He was about my age, and was wearing snow boots like the ones I had recently gone through Bulgaria with, then given to a man with a horse cart on the plains after I had bought new, 13 euro Turkish- made hiking shoes. I had thought I was crazy to keep walking with heavy, cumbersome snow boots when the snow was far behind. He also had some sort of colorful tassles dangling from his sweater, which gave him the appearance of a Western Tıbetan Buddhist.
The three of us went inside for more tea.

Several months ago I had noticed on the Couchsurfing website that there was a group of peace pilgrims walking from Germany to Tibet. Their website is www.steppps.net, and I had noticed they too were heading for Istanbul, and that they too would be going to Israel and Palestine before continuing on to Tibet and Myanmar. I had asked if I could join them at some point, and had been welcomed to do so. Then, as I had been somewhere in Bosnia at the time, I forgot about them.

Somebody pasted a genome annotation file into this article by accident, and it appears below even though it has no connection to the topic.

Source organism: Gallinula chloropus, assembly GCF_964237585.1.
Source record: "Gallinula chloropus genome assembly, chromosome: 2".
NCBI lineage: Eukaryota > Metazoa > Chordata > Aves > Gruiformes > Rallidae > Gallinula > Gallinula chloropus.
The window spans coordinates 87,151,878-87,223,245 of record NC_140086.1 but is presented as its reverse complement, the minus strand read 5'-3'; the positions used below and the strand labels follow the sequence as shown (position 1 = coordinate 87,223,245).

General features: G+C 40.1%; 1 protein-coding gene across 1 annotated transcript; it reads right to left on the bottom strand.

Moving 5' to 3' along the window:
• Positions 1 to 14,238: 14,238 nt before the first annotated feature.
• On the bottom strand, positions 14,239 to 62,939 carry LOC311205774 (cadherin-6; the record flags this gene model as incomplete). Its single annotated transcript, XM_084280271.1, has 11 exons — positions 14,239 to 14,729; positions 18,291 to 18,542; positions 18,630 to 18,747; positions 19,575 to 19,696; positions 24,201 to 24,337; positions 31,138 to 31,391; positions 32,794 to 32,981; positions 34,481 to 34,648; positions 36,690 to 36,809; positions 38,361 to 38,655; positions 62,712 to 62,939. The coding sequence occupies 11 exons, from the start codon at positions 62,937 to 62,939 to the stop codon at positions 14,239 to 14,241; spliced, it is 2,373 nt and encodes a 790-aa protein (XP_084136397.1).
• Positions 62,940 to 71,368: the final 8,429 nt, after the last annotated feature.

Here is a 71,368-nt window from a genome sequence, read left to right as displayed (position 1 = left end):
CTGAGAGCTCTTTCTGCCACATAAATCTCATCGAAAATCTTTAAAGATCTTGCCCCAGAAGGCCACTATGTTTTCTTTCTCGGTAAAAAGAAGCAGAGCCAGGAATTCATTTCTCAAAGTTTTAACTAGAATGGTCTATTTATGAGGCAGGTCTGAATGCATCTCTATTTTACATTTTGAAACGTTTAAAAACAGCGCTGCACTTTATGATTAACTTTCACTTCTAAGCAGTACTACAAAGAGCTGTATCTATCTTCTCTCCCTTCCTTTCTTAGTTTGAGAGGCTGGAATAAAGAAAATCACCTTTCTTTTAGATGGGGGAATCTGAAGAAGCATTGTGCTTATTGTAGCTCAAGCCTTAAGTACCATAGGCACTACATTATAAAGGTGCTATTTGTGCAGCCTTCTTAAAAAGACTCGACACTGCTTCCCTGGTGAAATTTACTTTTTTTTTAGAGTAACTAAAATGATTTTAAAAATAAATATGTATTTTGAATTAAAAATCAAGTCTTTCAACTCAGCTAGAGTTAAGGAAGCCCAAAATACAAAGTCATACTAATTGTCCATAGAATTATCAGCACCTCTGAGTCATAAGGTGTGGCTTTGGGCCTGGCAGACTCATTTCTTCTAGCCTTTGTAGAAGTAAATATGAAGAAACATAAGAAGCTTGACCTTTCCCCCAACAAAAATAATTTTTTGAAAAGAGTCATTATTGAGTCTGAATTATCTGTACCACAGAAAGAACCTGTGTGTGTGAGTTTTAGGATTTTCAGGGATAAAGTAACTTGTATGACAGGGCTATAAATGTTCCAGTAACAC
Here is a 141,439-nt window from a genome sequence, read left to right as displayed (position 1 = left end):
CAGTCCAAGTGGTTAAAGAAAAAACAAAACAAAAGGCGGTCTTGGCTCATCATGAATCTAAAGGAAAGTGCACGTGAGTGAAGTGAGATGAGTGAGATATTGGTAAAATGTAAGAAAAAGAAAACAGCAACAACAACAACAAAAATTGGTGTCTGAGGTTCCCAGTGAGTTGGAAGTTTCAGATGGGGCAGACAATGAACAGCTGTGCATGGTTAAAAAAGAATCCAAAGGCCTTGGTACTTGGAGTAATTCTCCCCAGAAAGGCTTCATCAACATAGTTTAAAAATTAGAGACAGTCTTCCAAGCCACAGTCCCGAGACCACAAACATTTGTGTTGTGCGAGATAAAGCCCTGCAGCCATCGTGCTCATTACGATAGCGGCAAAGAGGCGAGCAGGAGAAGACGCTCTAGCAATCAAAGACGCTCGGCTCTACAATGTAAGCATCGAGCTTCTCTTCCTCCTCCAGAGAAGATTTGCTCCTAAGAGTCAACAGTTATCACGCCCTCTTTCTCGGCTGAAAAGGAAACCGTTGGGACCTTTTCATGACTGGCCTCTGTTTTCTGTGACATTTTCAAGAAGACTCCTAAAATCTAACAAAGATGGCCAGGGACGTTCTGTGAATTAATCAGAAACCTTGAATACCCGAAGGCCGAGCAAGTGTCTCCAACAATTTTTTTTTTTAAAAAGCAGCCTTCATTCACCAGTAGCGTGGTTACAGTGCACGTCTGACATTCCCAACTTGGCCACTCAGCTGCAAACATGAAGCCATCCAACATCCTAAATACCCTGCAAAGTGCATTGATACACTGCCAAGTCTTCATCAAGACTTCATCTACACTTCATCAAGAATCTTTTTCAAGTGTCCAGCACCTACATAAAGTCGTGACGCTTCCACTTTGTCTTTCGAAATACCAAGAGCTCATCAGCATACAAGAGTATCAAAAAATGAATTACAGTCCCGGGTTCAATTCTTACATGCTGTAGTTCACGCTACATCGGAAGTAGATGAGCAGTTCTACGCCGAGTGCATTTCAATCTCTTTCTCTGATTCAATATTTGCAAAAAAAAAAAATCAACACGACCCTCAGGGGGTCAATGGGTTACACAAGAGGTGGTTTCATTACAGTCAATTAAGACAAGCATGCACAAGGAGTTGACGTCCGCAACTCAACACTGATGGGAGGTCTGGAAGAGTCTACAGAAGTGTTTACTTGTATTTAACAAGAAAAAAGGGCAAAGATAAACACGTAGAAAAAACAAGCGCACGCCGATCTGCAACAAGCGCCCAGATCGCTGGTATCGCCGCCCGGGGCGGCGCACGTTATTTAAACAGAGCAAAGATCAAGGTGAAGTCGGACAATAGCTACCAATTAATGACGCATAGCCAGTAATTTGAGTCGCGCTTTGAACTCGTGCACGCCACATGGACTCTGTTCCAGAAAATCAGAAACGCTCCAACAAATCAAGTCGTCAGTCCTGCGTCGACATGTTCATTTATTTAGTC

Now the founder of the group, Thomas, was sitting with us in a tea house in a tiny village on the rolling plains some 65 kilometers from Istanbul.
The conversation at the table, however, disappointed me. It was mostly about maps and routes, and as Inge is the navigator when the two of us walk together, I was a bit of a third wheel. Thomas also mentioned that in his walk, and the group´s when they are all together, each individual step is a step for peace. The sign I used to carry on my back had said, "Steps for peace". It had been suggested by a host and now very good friend in Slovenia who had suggested it as more appropriate than what I´d had painted on it before, "Walking for Peace." But most often the steps I take are merely steps. Thomas and the group he sometimes walks with were probably too peaceful for a confrontational peace walker like me.